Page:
HMS Leopard (1897)

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Royal Navy EnsignUnited Kingdom
Name: HMS Leopard
Ordered: 1895 – 1896 Naval Estimates
Builder: Barrow Shipbuilding Company and Vickers, Sons and Maxim, Barrow-in-Furness
Laid down: 10 June 1896
Launched: 20 March 1897
Commissioned: July 1899
Out of service: Laid up in reserve 1919
Fate: 10 June 1919 sold to J. Jackson for breaking
General characteristics
Class and type: Vickers three funnel - 30 knot destroyer[1]
  • 350 t (344 long tons) standard
  • 400 t (394 long tons) full load
  • 214 ft 3 in (65.30 m) o/a
  • 20 ft (6.1 m) Beam
  • 8 ft 3 in (2.51 m) Draught
Speed: 30 kn (56 km/h)
  • 70 tons coal
  • 1,440 nmi (2,670 km) at 11 kn (20 km/h)
Complement: 63 officers and men
Service record
Operations: World War I 1914 - 1918

HMS Leopard was a Vickers three funnel - 30 knot destroyer ordered by the Royal Navy under the 1895 – 1896 Naval Estimates. She was the ninth ship to carry this name since it was introduced in 1635 for a 34-gun ship, captured by the Dutch in 1653.[2]


Leopard was laid down as Yard Number 254[a] on 10 June 1896 at the Barrow Shipbuilding Company shipyard at Barrow-in-Furness and launched on 20 March 1897.[4]

Leopard was 214 feet 3 inches (65.30 m) long overall and 210 feet (64.01 m) between perpendiculars, with a beam of 20 feet (6.10 m) and a draught of 8 feet 3 inches (2.51 m). Four Thornycroft boilers fed steam at 220 pounds per square inch (1,500 kPa) to two four-cylinder triple expansion steam engines rated at 6,300 indicated horsepower (4,700 kW) and driving two propeller shafts. Three funnels were fitted.[4][5] Displacement was 350 long tons (360 t) light and 400 long tons (410 t) full load, slightly lighter than the three earlier Thirty-knotter destroyers ordered from Barrow as part of the 1895–96 programme (Avon, Bittern and Otter). Leopard was contractually required to maintain a speed of 30 knots (56 km/h; 35 mph) for a continuous run of three hours and over six consecutive measured miles during sea trials.[6]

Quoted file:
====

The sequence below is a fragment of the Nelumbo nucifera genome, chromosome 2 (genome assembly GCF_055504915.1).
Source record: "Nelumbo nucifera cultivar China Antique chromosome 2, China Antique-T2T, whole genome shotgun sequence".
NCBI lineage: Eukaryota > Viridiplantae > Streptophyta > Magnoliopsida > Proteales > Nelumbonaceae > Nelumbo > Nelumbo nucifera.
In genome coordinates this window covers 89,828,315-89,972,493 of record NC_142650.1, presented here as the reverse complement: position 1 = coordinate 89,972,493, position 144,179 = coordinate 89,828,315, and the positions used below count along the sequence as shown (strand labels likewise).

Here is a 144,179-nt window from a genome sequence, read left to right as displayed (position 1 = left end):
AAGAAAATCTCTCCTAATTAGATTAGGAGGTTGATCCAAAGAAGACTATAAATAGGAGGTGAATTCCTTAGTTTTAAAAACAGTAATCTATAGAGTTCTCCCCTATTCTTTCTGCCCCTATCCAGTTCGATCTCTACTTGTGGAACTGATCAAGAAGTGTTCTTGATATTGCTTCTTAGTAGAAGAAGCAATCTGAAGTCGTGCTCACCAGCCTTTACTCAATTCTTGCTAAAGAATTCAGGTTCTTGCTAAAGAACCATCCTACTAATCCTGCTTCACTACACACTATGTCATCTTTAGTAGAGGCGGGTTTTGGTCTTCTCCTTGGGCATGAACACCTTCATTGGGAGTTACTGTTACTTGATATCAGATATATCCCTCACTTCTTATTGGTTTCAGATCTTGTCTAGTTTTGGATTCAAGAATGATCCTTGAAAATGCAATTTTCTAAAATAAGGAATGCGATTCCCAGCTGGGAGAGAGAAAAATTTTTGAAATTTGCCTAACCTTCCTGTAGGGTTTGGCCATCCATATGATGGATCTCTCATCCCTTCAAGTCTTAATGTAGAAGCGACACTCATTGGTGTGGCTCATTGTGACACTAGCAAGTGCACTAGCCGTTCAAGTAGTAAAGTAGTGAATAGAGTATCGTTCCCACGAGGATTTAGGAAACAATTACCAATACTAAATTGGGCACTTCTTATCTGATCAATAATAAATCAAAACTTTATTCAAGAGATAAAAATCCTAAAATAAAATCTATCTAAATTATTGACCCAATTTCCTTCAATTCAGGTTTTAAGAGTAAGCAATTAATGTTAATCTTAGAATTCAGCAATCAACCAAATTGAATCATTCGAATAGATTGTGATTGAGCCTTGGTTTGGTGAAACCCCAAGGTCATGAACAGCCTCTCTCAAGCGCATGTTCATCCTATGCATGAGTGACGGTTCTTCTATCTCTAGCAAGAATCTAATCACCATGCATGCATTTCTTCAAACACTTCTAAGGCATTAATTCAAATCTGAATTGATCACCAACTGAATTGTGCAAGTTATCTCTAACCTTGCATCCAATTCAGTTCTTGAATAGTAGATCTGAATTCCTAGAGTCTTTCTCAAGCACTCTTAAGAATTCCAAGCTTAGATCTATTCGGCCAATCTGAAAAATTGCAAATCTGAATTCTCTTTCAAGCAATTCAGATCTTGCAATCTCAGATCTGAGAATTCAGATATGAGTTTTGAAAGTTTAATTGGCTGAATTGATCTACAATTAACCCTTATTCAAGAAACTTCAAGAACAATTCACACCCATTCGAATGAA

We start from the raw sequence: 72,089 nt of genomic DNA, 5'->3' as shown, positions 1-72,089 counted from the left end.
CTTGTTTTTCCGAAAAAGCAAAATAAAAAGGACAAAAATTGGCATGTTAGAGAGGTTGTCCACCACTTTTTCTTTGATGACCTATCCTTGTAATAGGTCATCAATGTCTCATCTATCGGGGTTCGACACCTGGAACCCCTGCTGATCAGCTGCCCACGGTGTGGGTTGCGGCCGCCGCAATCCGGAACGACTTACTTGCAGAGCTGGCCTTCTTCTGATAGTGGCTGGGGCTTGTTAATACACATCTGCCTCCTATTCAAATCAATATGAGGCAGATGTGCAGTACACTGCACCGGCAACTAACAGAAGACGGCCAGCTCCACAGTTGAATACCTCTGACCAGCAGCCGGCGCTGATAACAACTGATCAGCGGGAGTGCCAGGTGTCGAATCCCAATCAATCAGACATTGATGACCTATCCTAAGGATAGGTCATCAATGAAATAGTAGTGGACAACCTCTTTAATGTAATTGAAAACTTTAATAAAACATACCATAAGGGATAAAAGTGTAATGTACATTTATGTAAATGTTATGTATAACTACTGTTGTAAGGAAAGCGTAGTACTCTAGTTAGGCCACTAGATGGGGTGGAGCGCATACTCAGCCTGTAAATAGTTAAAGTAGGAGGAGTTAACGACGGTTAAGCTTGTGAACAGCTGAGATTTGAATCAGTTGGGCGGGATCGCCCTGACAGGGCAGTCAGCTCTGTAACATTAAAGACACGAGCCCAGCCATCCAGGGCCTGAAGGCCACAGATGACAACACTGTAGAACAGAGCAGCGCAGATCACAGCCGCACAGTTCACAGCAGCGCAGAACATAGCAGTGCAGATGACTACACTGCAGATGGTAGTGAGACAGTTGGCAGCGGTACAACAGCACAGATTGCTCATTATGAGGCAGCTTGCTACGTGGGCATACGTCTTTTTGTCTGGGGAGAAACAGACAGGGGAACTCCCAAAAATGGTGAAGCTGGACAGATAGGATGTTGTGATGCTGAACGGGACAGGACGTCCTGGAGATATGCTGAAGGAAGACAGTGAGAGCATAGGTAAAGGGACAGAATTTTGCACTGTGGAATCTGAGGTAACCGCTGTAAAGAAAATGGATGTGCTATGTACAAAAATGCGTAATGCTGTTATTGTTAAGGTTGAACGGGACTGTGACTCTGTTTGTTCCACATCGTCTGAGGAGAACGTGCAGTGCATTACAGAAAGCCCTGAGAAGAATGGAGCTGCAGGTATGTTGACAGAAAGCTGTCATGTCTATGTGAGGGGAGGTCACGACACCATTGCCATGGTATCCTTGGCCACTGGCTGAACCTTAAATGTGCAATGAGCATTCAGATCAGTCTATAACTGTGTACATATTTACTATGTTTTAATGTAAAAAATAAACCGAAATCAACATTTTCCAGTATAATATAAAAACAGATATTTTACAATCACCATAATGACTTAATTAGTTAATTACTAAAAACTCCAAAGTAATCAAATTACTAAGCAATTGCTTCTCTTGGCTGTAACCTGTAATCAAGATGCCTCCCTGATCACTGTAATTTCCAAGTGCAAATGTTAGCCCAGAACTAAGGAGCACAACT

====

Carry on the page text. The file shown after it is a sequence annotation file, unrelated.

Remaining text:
Armament was specified as a single QF 12 pounder 12 cwt (3 in (76 mm) calibre) gun on a platform on the ship's conning tower (in practice the platform was also used as the ship's bridge), backed up by five 6-pounder guns, and two 18-inch (450 mm) torpedo tubes.[7][8] The ship's crew was 63 officers and men.[9]

During her builder's trials she made her contracted speed requirement. In 1897 during the construction of these ships, the Barrow Shipbuilding Company was purchased by Vickers, Sons and Maxim and renamed as the Naval Construction and Armaments Shipyard. She was completed and accepted by the Royal Navy in July 1899.[2]



Leopard served as part of the Devonport Destroyer Instructional Flotilla in 1901,[10] participating in the 1901 British Naval Manoeuvres.[11] The ship was slightly damaged in a collision with floating debris in January 1902,[12] and was replaced in the Devonport Flotilla in March 1902.[13] She underwent repairs to re-tube her boilers later that year,[14] when she was refitted by Vickers, Sons and Maxim.